This is a character test that John McCain passed in 2008, when he sharply interrupted and corrected a woman who stated in a question that Obama was a Muslim, and that Bill Clinton aced by reprimanding a Truther during a post-9-11 appearance. Not Trump. He let a scurrilous accusation stand as well as the bigoted assertion that we should “get rid” of all Muslims. He displayed, as he often does, cowardice, common cause with bigots, and later, dishonesty, as he allowed his campaign to explain he “hadn’t heard the question.”

How pusillanimous, how low, how measly and pathetic. Yeccch, pooey, ick ick ick retch.

Of course, this is just throwing chum in the water for Democrats. How many Republicans will prove that they have the integrity and decency that this slime of a man so proudly lacks?  Let’s keep score.

Comment of the Day: “Pop Quiz: The Bottom Of The Slippery Slope”

islamic-symbol

Going far afield from the post it followed, the Comment of the Day from texaggo4 examines the tricky question of whether militant, radical or extremist Muslims can be fairly regarded as representative of the faith. Taking off from a comment by Penn (in the blocks), tex examines various ways of analyzing the problem, in a long and fascinating exposition. Here is his Comment of the Day on the post “Pop Quiz: The Bottom of the Slippery Slope.”

 

Fundamentalism v Militancy

“Which brings me an item I almost ran yesterday re the specious anti-free-speech posts some people were making and/or agreeing with. I thought Beth had pretty much covered the subject but … no. As (self-confessed) Christian writer and psychiatrist M. Scott Peck – Lt. Col. who served as the U.S. Army’s Assistant Chief Psychiatry and Neurology Consultant to the Surgeon General of the Army – explained, “(T)there are different stages of spiritual maturity. Fundamentalism – whether it be Muslim, Christian, Jewish or Hindu fundamentalism – is an immature stage of development.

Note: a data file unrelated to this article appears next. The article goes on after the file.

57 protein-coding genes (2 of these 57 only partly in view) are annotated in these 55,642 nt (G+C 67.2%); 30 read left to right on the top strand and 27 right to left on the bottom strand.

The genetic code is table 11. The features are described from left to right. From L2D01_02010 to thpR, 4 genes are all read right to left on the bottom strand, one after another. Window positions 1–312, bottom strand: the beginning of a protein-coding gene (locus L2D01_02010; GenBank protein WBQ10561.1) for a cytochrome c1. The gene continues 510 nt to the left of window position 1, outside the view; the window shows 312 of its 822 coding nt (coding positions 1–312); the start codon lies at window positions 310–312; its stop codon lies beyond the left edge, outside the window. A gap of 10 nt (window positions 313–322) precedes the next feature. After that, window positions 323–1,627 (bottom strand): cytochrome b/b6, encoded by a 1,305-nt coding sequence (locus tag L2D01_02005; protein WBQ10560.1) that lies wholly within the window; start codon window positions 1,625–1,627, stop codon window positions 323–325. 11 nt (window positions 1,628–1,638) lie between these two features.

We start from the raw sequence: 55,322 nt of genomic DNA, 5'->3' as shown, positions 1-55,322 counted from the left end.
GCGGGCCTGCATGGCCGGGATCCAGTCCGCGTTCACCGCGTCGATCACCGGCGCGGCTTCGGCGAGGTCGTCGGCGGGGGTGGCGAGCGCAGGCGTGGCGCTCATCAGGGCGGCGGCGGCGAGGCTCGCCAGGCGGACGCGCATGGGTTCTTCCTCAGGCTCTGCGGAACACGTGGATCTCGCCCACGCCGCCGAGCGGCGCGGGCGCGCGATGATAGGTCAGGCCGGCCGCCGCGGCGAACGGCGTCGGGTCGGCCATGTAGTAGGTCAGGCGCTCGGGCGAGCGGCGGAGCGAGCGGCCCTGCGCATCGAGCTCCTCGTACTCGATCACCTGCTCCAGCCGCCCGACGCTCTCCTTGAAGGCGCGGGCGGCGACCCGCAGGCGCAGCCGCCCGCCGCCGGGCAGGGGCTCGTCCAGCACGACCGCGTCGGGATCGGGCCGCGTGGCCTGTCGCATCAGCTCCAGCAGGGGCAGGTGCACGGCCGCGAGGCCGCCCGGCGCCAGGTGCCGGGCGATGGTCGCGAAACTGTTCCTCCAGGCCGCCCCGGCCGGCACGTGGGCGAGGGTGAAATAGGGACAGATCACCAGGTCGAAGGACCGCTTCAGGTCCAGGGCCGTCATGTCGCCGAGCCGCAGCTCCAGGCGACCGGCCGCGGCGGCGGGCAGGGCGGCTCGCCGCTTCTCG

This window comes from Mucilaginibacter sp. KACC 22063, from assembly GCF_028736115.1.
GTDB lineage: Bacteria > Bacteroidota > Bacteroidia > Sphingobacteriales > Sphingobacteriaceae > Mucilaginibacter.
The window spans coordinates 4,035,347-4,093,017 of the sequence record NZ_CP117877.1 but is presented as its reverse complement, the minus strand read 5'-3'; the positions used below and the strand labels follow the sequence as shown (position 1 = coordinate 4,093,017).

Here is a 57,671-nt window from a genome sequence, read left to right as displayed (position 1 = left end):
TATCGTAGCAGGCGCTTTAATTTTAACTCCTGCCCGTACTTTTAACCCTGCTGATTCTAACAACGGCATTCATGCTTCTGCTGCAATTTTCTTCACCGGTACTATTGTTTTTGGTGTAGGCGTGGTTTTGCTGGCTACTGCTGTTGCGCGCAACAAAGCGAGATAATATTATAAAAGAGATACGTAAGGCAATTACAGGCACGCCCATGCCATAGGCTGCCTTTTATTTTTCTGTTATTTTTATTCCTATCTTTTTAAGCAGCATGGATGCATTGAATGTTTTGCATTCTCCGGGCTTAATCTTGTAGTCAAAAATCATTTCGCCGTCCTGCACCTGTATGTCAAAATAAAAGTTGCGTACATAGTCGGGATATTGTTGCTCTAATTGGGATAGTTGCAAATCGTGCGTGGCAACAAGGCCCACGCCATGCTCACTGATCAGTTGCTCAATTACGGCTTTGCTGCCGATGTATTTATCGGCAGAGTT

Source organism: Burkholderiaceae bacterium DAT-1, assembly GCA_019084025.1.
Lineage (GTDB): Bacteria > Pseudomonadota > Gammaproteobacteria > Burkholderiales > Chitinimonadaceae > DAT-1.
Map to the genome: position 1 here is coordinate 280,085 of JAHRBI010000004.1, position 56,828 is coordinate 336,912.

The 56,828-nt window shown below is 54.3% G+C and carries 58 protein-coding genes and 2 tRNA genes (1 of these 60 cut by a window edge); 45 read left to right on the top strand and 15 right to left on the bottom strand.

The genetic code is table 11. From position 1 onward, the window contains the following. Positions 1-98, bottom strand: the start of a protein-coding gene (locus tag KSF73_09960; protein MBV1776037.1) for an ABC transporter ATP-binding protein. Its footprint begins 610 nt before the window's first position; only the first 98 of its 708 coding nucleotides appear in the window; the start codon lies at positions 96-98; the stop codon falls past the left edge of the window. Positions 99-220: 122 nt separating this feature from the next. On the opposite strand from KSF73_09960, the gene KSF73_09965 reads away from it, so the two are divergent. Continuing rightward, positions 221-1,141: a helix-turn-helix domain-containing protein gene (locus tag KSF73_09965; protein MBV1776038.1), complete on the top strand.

‘Indeed, a Christian fundamentalist who kills others in the name of religion is much more similar to a Muslim – or Jewish, Hindu or Buddhist – fundamentalist who kills others in the name of his religion than to a Christian who peacefully fights for justice and truth, helps the poor, or serves to bring hope to the downtrodden.’

If we can’t agree to differentiating fundamentalists (extremists by definition) from (comparatively) rational folks, we will continue to have straw man arguments that lump every one together under a label that is useless for discussion.”

I’ve read some of Peck’s works. Pretty good. But I think he’s inaccurate on the characterization of “Fundamentalism”. He’s fallen for the same trap in mislabeling that the main stream media uses. Certainly spiritual immaturity involves a great deal of emotionalism, which typically manifests in anger, when a person’s beliefs are challenged. Anger, which can lead to violence, is best described as “Militancy”, not “Fundamentalism”.

If religion A says “at the bare bones you must believe”: Continue reading

Hypocrisy of the Year: The Islamophobic New York Times Company, Washington Post, Et Al.

The New York Times, as well as the Washington Post and other major newspapers, have piously condemned those who raised objections to the proposed Islamic center in Manhattan, near the site where nearly 3,000 Americans met their death at the hands of Islamic extremists. The Times, the Post, their fellow papers and many of their columnists and bloggers proclaimed that a peaceful religion was being smeared by bigoted Americans and political leaders smitten with “Islamophobia.”

Then, on October 3, a Sunday installment of the prize-winning comic strip “Non Sequitur” was censored from the pages of the Post, the Times-owed Boston Globe (the Times itself has no cartoons) and almost 20 others. The strip, you see, jokingly suggested that an image of Muhammad the Prophet, which strict Islamic principles decree must never be shown or ridiculed under threat of a fatwah, might be hidden among the depicted happy characters in the manner of the “Where’s Waldo?” children’s books. Continue reading

Ethics Alarms Presents “The Mosquies”…the Best and Worst of the “Ground Zero Mosque” Ethics Train Wreck

As I previously noted, the “Ground Zero Mosque” controversy is an epic “ethics train wreck” that has spread its destruction far and wide, across regional, ideological and national borders, leaving confusion, misunderstanding and bad feelings in its wake. Now is as good a time as any to take stock of the situation, and to recognize those who have distinguished themselves during the carnage, for good or ill. To this end, Ethics Alarms presents its first annual  (and hopefully last ever) awards for outstanding ethical and unethical conduct during the whole mess, “The Mosquies.”

The envelope, please… Continue reading